My ongoing project is called Women, Midwifery and Obstetrics: Embodied Knowledge, Institutional Practices, and Shared Experience. This research examines the tensions between embodied, subjective knowledge and scientific, objective information in the context of women-focused institutional healthcare in Scotland using artists’ filmmaking methodologies. The work explores themes of awkwardness, authority and the body, relationships between women working together in institutional contexts, and the embodied experience of recognition. This project was started with support from Creative Scotland’s Open Project Funding.
The project began in 2019 with New Mothers’ Assembly, a series of interdisciplinary workshops I devised for first-time, new mothers. Weekly sessions took place at the Royal College of Surgeons of Edinburgh, and invited new mothers to reflect on their recent experiences of pregnancy and birth in response to historical midwifery and obstetric artefacts from the museum’s collection. Objects became conduits for deeply personal yet collaborative interactions. At this time, I was also beginning to contact women midwives and obstetricians to find out more about their experiences of working in a women-led, women-centred institutional environment. Similarities of responses across all my interactions allowed me to trace a pattern articulating forms of embodied knowledge shared between women, (patients, midwives, and obstetricians) outside of institutional training and practices. Women described some of the most impactful moments of their pregnancy and birth experiences, when they felt seen and heard, resulting from relatable personal anecdotes shared by their healthcare professionals. Fiona Denison, Professor of Translational Obstetrics and Director of the Edinburgh Tommy’s Centre, then introduced me to the Midwifery Research Network for NHS Lothian. Through these meetings, the need became clear for me to create workshops, drawing from New Mothers’ Assembly, with midwives and obstetricians who have personally experienced pregnancy and birth to discuss contemporary healthcare practices in the context of museum archive and collection materials.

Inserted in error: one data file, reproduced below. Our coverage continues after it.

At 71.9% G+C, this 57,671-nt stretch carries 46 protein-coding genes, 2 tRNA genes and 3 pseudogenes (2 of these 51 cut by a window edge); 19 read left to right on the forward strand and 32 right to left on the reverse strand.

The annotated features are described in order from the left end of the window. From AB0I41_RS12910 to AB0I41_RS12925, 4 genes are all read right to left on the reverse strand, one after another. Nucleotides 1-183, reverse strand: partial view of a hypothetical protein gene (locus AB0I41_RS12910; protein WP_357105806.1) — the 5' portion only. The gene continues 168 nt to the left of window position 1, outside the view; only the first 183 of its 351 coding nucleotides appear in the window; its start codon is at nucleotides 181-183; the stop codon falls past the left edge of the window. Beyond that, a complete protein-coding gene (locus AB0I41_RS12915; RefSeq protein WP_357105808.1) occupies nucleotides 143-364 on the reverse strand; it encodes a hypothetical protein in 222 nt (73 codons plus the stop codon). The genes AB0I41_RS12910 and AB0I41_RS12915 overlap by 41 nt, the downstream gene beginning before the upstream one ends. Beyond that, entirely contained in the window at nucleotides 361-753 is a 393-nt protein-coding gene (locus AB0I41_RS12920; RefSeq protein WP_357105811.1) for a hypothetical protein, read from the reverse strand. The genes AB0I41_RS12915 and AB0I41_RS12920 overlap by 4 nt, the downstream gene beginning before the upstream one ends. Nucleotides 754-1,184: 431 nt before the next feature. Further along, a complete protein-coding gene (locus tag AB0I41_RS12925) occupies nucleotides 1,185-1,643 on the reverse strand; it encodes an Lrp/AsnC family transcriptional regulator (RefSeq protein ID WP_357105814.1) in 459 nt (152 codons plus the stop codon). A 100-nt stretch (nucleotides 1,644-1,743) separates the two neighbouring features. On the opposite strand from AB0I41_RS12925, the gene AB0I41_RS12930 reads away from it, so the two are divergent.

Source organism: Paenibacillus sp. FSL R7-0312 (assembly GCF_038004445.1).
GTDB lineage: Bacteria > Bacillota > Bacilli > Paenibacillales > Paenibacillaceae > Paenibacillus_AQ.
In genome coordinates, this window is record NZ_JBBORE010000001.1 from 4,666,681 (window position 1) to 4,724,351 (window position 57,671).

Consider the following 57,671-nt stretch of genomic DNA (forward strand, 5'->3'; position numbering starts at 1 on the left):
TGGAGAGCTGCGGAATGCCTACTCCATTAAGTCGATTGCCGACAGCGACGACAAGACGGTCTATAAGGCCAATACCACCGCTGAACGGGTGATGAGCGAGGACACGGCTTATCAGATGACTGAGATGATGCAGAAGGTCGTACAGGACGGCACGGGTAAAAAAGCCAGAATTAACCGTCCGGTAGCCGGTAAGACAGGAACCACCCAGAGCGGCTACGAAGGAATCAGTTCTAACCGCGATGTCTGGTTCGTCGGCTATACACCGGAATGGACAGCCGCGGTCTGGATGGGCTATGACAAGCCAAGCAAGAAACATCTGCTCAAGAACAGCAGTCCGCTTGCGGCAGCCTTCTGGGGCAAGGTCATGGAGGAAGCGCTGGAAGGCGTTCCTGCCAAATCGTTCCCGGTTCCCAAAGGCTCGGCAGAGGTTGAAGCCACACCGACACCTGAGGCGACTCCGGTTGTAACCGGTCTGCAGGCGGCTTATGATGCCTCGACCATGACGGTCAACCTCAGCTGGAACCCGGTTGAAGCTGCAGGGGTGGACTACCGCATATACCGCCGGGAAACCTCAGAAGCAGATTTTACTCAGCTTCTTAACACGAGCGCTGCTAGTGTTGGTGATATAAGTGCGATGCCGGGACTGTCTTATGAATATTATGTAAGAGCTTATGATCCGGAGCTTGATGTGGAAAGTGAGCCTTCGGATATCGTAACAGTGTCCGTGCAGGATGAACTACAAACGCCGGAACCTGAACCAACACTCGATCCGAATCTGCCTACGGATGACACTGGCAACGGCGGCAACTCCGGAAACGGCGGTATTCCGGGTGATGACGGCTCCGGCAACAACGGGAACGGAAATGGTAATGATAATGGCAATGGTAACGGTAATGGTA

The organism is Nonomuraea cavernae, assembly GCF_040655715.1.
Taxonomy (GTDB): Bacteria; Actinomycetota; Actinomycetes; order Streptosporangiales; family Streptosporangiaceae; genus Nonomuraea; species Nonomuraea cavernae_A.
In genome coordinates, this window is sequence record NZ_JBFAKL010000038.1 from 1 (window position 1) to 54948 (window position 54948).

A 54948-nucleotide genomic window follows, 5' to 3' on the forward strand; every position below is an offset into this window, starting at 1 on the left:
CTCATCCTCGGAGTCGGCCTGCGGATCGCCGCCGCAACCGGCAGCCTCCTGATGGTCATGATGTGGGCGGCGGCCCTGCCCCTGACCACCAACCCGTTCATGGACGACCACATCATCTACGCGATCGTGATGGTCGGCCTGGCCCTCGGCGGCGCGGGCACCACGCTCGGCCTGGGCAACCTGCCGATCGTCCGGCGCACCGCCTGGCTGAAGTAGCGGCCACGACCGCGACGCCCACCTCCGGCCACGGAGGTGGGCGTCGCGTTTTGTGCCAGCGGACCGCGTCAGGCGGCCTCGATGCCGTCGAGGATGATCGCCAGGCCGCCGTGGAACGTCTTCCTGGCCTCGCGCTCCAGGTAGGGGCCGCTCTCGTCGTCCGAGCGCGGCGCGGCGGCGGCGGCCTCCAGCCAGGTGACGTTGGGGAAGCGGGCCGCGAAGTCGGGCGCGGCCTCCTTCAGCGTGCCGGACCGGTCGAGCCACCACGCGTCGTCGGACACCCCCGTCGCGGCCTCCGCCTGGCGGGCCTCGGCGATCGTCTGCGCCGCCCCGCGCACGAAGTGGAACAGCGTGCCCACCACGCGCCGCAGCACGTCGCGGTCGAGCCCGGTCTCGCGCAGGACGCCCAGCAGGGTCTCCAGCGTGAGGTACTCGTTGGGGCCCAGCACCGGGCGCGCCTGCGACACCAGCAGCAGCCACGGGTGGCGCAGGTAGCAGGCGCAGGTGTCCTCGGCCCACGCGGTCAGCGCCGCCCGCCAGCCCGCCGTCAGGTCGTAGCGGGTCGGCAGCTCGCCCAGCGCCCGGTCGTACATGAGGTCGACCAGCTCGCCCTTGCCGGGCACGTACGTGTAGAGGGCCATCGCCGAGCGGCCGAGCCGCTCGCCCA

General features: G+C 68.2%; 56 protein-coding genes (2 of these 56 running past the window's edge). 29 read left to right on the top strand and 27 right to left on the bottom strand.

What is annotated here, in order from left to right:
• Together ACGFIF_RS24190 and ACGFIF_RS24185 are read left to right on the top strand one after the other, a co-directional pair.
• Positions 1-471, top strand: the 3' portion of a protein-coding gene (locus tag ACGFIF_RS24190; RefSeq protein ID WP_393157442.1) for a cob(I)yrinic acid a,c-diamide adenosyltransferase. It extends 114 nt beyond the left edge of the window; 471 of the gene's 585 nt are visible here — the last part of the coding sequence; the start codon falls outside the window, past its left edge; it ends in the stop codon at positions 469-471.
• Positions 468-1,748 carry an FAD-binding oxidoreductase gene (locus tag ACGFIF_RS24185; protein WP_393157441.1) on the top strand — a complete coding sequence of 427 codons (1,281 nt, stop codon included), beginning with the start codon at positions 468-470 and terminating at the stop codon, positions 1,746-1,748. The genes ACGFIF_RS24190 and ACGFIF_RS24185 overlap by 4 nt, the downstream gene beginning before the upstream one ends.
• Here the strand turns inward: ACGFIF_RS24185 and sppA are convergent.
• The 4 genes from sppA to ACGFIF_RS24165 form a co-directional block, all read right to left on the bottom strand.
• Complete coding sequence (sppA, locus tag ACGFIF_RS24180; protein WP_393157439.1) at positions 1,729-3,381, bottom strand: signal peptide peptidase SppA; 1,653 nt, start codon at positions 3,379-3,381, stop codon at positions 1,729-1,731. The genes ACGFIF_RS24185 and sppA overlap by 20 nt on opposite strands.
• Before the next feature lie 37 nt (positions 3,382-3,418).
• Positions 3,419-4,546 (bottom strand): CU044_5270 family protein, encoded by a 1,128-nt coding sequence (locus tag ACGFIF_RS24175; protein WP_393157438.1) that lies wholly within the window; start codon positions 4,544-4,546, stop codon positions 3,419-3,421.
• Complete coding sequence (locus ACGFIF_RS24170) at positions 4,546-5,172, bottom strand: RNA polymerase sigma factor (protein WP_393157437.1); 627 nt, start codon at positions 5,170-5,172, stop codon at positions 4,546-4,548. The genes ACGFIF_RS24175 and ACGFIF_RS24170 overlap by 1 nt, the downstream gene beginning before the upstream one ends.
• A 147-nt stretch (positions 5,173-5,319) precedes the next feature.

In my work I examine relations between voice, uncertainty, and authority. I develop vocabularies and contexts for sharing personal experiences in relation to institutional histories. Voice is at the core of my work – as a research topic, as an embodied material, and as a set of processes for making. Processes of voice for making include techniques of recording, editing and speaking voice, as well as devising contexts to harness particular forms of voice, such as creating intimate or visceral environments for conversation.
My PhD research in Art was co-supervised in Cognitive Philosophy by Prof Andy Clark. Titled ‘Voicing Uncertainty’ (2017), it examines ways that perceptions of our voice and of being heard shape our experiences, expectations and capabilities. My investigations through theory and practice explored the capacity of embodied knowledge to challenge established modes of address and the dominant hierarchies of knowledge and authority they sustain and reinforce.
In developing my work, I often speak with people across disciplines that I perceive as tangentially if not directly related to my research. These sometimes tenuous connections offer ways to rethink or reframe a subject, and the potential to generate new approaches and collaborations on a theme. In so far as knowledge is produced within an historical context of hierarchies that have been assigned values, my interest as an outsider is how outcomes and findings are produced. Which actions, materials, beliefs, equipment, and coincidences bring about a set of perspectives and behaviours that come to be accepted and attributed to a discipline or subject within it, that becomes established knowledge?